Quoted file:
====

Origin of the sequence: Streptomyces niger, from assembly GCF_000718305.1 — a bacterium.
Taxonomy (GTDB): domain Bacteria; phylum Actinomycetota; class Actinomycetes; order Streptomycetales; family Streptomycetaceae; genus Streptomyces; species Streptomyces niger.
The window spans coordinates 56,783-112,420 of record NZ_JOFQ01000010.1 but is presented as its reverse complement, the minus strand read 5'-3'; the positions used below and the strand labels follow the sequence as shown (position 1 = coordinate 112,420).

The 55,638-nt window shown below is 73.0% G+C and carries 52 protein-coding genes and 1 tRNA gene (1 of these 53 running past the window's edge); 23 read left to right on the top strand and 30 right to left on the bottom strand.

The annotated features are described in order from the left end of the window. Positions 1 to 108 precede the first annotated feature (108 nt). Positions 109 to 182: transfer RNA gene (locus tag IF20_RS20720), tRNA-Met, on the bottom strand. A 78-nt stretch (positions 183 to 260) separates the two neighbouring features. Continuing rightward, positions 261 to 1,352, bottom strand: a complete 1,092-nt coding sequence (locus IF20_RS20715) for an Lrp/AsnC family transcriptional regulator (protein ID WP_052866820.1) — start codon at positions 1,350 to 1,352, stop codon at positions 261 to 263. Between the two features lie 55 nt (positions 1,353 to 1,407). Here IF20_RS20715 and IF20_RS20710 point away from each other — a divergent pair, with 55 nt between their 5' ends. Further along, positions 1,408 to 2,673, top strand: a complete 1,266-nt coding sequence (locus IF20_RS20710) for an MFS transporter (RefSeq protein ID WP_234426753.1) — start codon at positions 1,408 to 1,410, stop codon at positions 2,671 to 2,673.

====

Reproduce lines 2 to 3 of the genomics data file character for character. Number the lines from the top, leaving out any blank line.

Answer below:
Taxonomy (GTDB): domain Bacteria; phylum Actinomycetota; class Actinomycetes; order Streptomycetales; family Streptomycetaceae; genus Streptomyces; species Streptomyces niger.
The window spans coordinates 56,783-112,420 of record NZ_JOFQ01000010.1 but is presented as its reverse complement, the minus strand read 5'-3'; the positions used below and the strand labels follow the sequence as shown (position 1 = coordinate 112,420).